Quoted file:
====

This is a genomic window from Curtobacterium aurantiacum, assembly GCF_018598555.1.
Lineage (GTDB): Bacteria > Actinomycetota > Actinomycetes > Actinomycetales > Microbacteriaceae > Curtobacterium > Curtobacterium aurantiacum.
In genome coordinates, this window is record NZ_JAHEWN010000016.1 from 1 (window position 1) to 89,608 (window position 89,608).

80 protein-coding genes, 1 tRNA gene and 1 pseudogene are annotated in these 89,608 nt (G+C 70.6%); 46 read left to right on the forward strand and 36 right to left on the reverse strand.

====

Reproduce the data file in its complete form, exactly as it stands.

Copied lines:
This is a genomic window from Curtobacterium aurantiacum, assembly GCF_018598555.1.
Lineage (GTDB): Bacteria > Actinomycetota > Actinomycetes > Actinomycetales > Microbacteriaceae > Curtobacterium > Curtobacterium aurantiacum.
In genome coordinates, this window is record NZ_JAHEWN010000016.1 from 1 (window position 1) to 89,608 (window position 89,608).

80 protein-coding genes, 1 tRNA gene and 1 pseudogene are annotated in these 89,608 nt (G+C 70.6%); 46 read left to right on the forward strand and 36 right to left on the reverse strand.